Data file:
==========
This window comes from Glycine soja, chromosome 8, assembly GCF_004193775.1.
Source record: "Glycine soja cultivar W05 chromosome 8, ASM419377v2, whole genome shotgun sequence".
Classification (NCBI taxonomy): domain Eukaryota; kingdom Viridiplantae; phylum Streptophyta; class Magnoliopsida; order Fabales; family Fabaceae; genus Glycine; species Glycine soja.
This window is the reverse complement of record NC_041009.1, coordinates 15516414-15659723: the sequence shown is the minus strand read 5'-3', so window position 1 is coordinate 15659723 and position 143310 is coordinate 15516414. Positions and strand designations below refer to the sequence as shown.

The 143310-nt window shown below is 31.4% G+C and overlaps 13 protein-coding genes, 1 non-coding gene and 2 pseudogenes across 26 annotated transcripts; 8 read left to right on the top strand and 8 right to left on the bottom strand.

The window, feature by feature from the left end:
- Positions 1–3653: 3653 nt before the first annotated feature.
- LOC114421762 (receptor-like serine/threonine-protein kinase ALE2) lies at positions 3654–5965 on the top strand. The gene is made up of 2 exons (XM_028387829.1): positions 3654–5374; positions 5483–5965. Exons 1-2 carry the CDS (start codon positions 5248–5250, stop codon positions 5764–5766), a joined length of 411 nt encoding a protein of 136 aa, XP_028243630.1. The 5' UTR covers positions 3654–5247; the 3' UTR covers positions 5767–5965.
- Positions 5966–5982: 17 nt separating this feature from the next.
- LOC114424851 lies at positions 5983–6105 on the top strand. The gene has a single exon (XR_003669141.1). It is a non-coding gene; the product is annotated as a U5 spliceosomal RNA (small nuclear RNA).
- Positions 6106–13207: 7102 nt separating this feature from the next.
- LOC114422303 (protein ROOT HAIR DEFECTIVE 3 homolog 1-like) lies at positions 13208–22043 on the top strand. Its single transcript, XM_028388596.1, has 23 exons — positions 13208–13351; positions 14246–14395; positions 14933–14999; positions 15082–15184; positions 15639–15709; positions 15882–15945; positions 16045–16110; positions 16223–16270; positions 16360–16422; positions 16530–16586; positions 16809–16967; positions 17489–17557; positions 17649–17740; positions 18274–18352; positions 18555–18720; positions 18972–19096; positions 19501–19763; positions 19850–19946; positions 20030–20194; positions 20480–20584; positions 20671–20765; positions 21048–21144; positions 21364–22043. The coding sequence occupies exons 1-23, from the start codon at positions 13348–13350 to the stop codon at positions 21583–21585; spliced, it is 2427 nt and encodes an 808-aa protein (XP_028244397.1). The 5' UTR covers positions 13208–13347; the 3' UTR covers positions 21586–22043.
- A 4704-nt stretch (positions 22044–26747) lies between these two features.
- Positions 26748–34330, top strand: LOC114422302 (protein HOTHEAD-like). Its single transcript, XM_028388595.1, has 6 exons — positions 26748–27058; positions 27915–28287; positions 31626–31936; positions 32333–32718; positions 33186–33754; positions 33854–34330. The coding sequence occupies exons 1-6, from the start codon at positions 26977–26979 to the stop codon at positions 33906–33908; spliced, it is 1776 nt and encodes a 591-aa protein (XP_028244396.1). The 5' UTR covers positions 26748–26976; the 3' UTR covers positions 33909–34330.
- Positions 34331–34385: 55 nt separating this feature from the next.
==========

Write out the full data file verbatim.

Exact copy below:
This window comes from Glycine soja, chromosome 8, assembly GCF_004193775.1.
Source record: "Glycine soja cultivar W05 chromosome 8, ASM419377v2, whole genome shotgun sequence".
Classification (NCBI taxonomy): domain Eukaryota; kingdom Viridiplantae; phylum Streptophyta; class Magnoliopsida; order Fabales; family Fabaceae; genus Glycine; species Glycine soja.
This window is the reverse complement of record NC_041009.1, coordinates 15516414-15659723: the sequence shown is the minus strand read 5'-3', so window position 1 is coordinate 15659723 and position 143310 is coordinate 15516414. Positions and strand designations below refer to the sequence as shown.

The 143310-nt window shown below is 31.4% G+C and overlaps 13 protein-coding genes, 1 non-coding gene and 2 pseudogenes across 26 annotated transcripts; 8 read left to right on the top strand and 8 right to left on the bottom strand.

The window, feature by feature from the left end:
- Positions 1–3653: 3653 nt before the first annotated feature.
- LOC114421762 (receptor-like serine/threonine-protein kinase ALE2) lies at positions 3654–5965 on the top strand. The gene is made up of 2 exons (XM_028387829.1): positions 3654–5374; positions 5483–5965. Exons 1-2 carry the CDS (start codon positions 5248–5250, stop codon positions 5764–5766), a joined length of 411 nt encoding a protein of 136 aa, XP_028243630.1. The 5' UTR covers positions 3654–5247; the 3' UTR covers positions 5767–5965.
- Positions 5966–5982: 17 nt separating this feature from the next.
- LOC114424851 lies at positions 5983–6105 on the top strand. The gene has a single exon (XR_003669141.1). It is a non-coding gene; the product is annotated as a U5 spliceosomal RNA (small nuclear RNA).
- Positions 6106–13207: 7102 nt separating this feature from the next.
- LOC114422303 (protein ROOT HAIR DEFECTIVE 3 homolog 1-like) lies at positions 13208–22043 on the top strand. Its single transcript, XM_028388596.1, has 23 exons — positions 13208–13351; positions 14246–14395; positions 14933–14999; positions 15082–15184; positions 15639–15709; positions 15882–15945; positions 16045–16110; positions 16223–16270; positions 16360–16422; positions 16530–16586; positions 16809–16967; positions 17489–17557; positions 17649–17740; positions 18274–18352; positions 18555–18720; positions 18972–19096; positions 19501–19763; positions 19850–19946; positions 20030–20194; positions 20480–20584; positions 20671–20765; positions 21048–21144; positions 21364–22043. The coding sequence occupies exons 1-23, from the start codon at positions 13348–13350 to the stop codon at positions 21583–21585; spliced, it is 2427 nt and encodes an 808-aa protein (XP_028244397.1). The 5' UTR covers positions 13208–13347; the 3' UTR covers positions 21586–22043.
- A 4704-nt stretch (positions 22044–26747) lies between these two features.
- Positions 26748–34330, top strand: LOC114422302 (protein HOTHEAD-like). Its single transcript, XM_028388595.1, has 6 exons — positions 26748–27058; positions 27915–28287; positions 31626–31936; positions 32333–32718; positions 33186–33754; positions 33854–34330. The coding sequence occupies exons 1-6, from the start codon at positions 26977–26979 to the stop codon at positions 33906–33908; spliced, it is 1776 nt and encodes a 591-aa protein (XP_028244396.1). The 5' UTR covers positions 26748–26976; the 3' UTR covers positions 33909–34330.
- Positions 34331–34385: 55 nt separating this feature from the next.